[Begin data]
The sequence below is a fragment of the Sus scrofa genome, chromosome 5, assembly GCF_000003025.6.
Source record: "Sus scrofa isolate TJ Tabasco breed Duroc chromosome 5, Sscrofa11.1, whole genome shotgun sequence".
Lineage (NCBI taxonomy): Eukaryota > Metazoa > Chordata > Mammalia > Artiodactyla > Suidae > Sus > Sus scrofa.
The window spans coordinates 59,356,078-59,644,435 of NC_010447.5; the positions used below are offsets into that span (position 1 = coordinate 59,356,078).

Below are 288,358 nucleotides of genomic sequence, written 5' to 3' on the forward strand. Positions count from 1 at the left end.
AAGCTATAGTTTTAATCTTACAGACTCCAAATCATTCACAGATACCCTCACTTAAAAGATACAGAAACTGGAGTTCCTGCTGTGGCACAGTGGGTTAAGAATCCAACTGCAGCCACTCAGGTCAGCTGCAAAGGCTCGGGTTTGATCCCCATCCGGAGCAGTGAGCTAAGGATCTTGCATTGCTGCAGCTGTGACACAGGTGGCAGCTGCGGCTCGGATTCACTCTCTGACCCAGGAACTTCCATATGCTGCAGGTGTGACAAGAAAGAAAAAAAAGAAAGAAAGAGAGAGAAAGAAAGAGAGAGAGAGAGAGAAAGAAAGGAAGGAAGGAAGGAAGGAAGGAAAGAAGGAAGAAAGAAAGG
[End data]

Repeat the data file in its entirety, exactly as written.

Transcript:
The sequence below is a fragment of the Sus scrofa genome, chromosome 5, assembly GCF_000003025.6.
Source record: "Sus scrofa isolate TJ Tabasco breed Duroc chromosome 5, Sscrofa11.1, whole genome shotgun sequence".
Lineage (NCBI taxonomy): Eukaryota > Metazoa > Chordata > Mammalia > Artiodactyla > Suidae > Sus > Sus scrofa.
The window spans coordinates 59,356,078-59,644,435 of NC_010447.5; the positions used below are offsets into that span (position 1 = coordinate 59,356,078).

Below are 288,358 nucleotides of genomic sequence, written 5' to 3' on the forward strand. Positions count from 1 at the left end.
AAGCTATAGTTTTAATCTTACAGACTCCAAATCATTCACAGATACCCTCACTTAAAAGATACAGAAACTGGAGTTCCTGCTGTGGCACAGTGGGTTAAGAATCCAACTGCAGCCACTCAGGTCAGCTGCAAAGGCTCGGGTTTGATCCCCATCCGGAGCAGTGAGCTAAGGATCTTGCATTGCTGCAGCTGTGACACAGGTGGCAGCTGCGGCTCGGATTCACTCTCTGACCCAGGAACTTCCATATGCTGCAGGTGTGACAAGAAAGAAAAAAAAGAAAGAAAGAGAGAGAAAGAAAGAGAGAGAGAGAGAGAAAGAAAGGAAGGAAGGAAGGAAGGAAGGAAAGAAGGAAGAAAGAAAGG